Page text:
Updated October 23, 2018
Some people think that all real estate agents are “realtors,” calling agents by that name generically without realizing that not every agent can legally use the title. A career in real estate is complicated enough, and many major brokerages require that agents become a realtor but it is not legally required.
A realtor is a real estate agent or affiliated real estate professional who is a member of the National Association of Realtors, called NAR for short. Realtors are located in all parts of the world. If you ask a realtor what sets that individual apart from a regular real estate agent, that agent will point to being held to a higher standard. That higher standard is called the Realtor Code of Ethics.
Realtor Code of Ethics
Way back in the early 1900s, agents were considered peddlers, if you can believe that. We have come a long way. When agents become realtors they must agree to conduct their business in a way that adheres to the NAR’s Code of Ethics. The realtor’s code covers ethical requirements that deal with all aspects of the job, from working with consumers and fellow agents to writing truthful advertising.
Multiple Listing Services
Local groups of agents who have banded together in order to share listings more effectively are called Multiple Listing Services, or MLS for short. Most of those groups are affiliated with their state and national realtor associations and typically require all MLS agents to become members of both of those groups.
Agents pay dues to their state and local realtor organizations. They also pay fees to become and maintain membership of their local MLS.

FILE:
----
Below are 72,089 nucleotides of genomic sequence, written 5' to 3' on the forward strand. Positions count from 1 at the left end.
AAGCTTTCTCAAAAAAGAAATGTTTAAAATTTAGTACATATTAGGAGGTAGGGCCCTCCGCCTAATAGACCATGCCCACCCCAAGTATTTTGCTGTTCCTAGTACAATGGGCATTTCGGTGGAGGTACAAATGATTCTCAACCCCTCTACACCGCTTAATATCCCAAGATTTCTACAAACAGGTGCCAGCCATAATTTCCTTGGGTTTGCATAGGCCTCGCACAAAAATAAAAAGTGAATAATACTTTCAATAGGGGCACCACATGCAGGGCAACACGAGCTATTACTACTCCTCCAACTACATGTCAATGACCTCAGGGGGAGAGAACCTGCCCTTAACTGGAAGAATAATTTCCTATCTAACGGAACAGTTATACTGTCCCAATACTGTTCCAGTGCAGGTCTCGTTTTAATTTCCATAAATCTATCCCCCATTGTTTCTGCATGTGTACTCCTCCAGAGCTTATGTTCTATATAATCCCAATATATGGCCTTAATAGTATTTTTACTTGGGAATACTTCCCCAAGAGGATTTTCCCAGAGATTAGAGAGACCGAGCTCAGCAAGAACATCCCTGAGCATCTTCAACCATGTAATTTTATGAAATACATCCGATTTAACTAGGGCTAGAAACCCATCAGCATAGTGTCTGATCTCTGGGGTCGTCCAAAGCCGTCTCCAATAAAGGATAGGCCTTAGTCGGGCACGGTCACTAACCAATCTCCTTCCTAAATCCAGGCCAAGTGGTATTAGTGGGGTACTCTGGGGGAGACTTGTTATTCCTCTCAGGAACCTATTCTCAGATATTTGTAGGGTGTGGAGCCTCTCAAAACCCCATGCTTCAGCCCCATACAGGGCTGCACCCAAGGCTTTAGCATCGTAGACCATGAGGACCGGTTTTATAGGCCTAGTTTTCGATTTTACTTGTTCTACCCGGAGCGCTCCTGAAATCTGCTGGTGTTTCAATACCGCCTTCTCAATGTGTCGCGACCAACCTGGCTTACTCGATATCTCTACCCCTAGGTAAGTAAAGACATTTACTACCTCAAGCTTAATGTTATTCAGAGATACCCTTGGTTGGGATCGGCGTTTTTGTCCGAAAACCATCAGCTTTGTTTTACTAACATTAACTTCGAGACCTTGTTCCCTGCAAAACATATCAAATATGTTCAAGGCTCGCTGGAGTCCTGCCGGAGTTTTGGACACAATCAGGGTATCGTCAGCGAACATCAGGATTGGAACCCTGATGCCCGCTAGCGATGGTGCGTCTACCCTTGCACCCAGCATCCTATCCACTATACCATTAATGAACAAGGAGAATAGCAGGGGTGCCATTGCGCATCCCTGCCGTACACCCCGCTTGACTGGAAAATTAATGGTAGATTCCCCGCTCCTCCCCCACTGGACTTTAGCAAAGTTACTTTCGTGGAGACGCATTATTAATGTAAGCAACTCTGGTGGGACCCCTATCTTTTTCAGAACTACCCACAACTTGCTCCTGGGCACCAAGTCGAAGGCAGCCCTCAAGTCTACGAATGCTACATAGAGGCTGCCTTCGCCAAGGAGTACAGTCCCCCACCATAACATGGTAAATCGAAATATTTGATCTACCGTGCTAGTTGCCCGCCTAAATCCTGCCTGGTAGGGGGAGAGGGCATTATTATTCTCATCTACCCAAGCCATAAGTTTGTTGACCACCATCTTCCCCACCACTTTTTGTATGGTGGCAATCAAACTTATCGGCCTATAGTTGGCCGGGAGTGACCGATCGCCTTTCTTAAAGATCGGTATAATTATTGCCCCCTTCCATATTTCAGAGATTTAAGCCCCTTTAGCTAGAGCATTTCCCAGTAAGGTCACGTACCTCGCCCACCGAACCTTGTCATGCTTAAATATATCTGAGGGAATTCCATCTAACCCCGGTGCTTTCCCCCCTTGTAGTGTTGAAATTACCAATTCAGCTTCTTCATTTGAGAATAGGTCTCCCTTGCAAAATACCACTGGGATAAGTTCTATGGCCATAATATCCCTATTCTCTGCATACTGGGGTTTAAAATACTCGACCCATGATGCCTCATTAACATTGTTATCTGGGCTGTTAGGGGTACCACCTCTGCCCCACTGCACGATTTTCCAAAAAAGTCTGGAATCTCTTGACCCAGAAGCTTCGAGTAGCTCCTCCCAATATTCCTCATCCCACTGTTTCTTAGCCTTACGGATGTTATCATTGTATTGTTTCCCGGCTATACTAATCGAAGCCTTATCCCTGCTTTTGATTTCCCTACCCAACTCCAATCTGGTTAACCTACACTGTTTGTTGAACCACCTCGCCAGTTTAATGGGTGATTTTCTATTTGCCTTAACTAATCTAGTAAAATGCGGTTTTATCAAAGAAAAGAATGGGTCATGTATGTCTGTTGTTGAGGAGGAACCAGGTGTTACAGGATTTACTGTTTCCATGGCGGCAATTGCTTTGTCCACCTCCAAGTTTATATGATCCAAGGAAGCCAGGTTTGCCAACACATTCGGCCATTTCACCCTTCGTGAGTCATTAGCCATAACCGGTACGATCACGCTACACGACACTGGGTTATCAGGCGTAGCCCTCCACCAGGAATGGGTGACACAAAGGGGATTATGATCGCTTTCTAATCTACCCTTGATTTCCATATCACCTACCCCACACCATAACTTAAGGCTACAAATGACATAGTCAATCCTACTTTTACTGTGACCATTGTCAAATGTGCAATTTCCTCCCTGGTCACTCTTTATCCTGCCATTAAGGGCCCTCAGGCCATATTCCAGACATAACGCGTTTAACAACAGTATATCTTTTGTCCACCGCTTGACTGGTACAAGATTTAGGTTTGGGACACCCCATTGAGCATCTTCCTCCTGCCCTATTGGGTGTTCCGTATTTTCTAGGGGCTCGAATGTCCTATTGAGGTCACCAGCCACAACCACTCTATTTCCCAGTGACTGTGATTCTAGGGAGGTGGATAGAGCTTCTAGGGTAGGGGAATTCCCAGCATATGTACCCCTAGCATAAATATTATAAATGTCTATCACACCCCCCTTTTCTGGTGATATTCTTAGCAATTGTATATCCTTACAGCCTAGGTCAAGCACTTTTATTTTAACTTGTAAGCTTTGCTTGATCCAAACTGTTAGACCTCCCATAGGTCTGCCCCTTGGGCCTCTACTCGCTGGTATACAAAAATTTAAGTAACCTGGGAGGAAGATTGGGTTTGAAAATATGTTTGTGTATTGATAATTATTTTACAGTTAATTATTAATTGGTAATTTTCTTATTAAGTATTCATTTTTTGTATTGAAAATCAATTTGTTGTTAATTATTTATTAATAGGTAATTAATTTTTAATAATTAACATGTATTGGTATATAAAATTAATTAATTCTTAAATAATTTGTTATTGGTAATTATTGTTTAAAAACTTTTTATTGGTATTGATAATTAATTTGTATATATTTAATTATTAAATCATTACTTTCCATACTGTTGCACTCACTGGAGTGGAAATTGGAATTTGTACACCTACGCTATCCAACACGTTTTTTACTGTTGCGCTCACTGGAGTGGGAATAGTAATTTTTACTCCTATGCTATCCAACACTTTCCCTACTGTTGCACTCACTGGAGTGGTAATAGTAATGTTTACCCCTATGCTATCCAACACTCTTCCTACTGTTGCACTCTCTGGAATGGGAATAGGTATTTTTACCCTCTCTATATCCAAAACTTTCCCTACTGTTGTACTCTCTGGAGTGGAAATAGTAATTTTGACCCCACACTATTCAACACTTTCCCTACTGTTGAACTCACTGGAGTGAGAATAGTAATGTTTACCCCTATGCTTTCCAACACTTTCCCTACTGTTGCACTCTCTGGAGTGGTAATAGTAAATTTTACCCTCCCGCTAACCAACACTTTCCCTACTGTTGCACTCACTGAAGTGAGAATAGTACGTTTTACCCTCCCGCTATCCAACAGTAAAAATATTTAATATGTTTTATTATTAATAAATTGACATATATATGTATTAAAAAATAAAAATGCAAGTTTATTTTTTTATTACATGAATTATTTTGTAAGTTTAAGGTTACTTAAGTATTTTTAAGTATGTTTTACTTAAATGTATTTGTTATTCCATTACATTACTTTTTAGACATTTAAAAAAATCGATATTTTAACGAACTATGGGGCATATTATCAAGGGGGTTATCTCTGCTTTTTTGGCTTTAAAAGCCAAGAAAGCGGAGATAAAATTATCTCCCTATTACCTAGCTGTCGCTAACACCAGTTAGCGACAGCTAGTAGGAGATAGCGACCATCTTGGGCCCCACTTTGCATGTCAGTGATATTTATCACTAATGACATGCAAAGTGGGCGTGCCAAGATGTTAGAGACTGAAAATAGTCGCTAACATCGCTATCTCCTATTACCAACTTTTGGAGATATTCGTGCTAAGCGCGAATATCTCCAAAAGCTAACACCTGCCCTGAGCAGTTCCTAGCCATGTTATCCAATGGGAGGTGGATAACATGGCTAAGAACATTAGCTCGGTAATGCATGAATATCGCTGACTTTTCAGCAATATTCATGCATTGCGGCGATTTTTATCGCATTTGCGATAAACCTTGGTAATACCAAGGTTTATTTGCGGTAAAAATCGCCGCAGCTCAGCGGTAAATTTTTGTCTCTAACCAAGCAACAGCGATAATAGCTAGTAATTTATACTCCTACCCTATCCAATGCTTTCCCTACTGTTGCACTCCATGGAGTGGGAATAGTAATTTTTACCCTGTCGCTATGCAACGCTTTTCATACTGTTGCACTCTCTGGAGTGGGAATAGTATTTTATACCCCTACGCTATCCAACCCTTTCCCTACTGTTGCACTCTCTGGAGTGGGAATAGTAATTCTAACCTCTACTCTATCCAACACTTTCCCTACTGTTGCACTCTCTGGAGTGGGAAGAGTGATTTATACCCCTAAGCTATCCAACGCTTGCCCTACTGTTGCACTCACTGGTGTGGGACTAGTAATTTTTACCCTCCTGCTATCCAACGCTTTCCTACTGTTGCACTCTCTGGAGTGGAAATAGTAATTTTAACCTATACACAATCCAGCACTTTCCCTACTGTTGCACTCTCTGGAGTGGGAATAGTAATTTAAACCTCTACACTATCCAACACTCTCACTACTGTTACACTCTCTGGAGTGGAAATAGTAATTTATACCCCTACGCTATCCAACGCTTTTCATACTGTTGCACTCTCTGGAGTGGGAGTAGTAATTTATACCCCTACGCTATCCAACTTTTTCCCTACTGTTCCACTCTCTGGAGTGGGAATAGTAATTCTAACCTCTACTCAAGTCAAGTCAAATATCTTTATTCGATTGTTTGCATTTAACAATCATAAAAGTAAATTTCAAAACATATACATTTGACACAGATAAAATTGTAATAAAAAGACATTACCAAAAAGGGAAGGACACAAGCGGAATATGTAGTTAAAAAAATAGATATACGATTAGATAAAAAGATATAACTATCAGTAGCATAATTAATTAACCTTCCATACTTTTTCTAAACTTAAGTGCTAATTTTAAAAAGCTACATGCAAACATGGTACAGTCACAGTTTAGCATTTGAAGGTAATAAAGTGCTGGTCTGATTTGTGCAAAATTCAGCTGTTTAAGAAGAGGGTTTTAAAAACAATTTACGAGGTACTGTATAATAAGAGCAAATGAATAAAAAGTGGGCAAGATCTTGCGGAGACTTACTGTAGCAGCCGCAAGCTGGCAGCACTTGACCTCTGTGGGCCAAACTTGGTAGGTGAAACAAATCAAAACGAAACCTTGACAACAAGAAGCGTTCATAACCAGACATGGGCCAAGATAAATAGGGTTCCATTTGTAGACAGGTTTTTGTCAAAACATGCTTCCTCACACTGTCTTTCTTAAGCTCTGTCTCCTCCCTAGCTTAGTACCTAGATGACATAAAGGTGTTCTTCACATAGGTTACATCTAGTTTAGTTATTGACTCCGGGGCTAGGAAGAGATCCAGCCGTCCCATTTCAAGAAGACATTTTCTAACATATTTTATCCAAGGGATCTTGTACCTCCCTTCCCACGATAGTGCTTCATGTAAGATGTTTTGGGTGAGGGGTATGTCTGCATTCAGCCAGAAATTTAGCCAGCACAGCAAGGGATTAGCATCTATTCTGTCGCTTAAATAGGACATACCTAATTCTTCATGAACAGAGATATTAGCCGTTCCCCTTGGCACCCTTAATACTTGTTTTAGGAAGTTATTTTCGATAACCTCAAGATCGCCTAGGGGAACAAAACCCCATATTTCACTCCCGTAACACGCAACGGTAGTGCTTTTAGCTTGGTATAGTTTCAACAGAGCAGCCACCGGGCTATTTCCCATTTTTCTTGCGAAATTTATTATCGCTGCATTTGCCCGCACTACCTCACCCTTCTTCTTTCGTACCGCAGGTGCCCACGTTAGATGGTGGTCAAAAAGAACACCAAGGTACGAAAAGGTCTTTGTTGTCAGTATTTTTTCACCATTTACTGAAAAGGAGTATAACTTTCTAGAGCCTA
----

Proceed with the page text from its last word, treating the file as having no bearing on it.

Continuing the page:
Realtors Accountable for Their Actions
Realtors can file complaints against each other and the organization accepts complaints from consumers. Complaints can affect membership status and fines can be levied against agents who are found guilty of wrongdoing by a multi-member panel of their peers.
The organization does not have the ability to suspend a real estate licenses — that action can only be accomplished by the real estate licensing commission that granted it. Licenses in the US are granted by each state.
Realtors are not the only individuals who can file a complaint against a realtor at their local Board of Realtors. The public can also file a complaint with the Board. Complaints are first assessed by a Grievance Committee made up of volunteers. This group does not establish whether the complaint is valid or true. The Grievance Committee determines if the facts as stated could possibly be true, would there be a violation of the Code of Ethics? If the answer is yes, then a date for a hearing is established.
A complaint is generally based on a possible violation of one or more of the Articles from the Code of Ethics. During the hearing, the realtor can obtain legal counsel and will be given an opportunity to present the realtor’s side of events. The verdict is final. If the realtor is found guilty, punishment can include a temporary or permanent revocation of membership benefits such as access to MLS, for example, a monetary fine, a requirement for more education or a combination of all those things.
Realtor Educational Requirements
All licensed agents are required to take continuing education courses approved by their state licensing boards. To retain membership in the NAR, realtors are required to take additional continuing-ed classes, often focusing on ethical work habits and other consumer protection topics. Realtors are required to complete an ethics course every four years.
October 23, 2018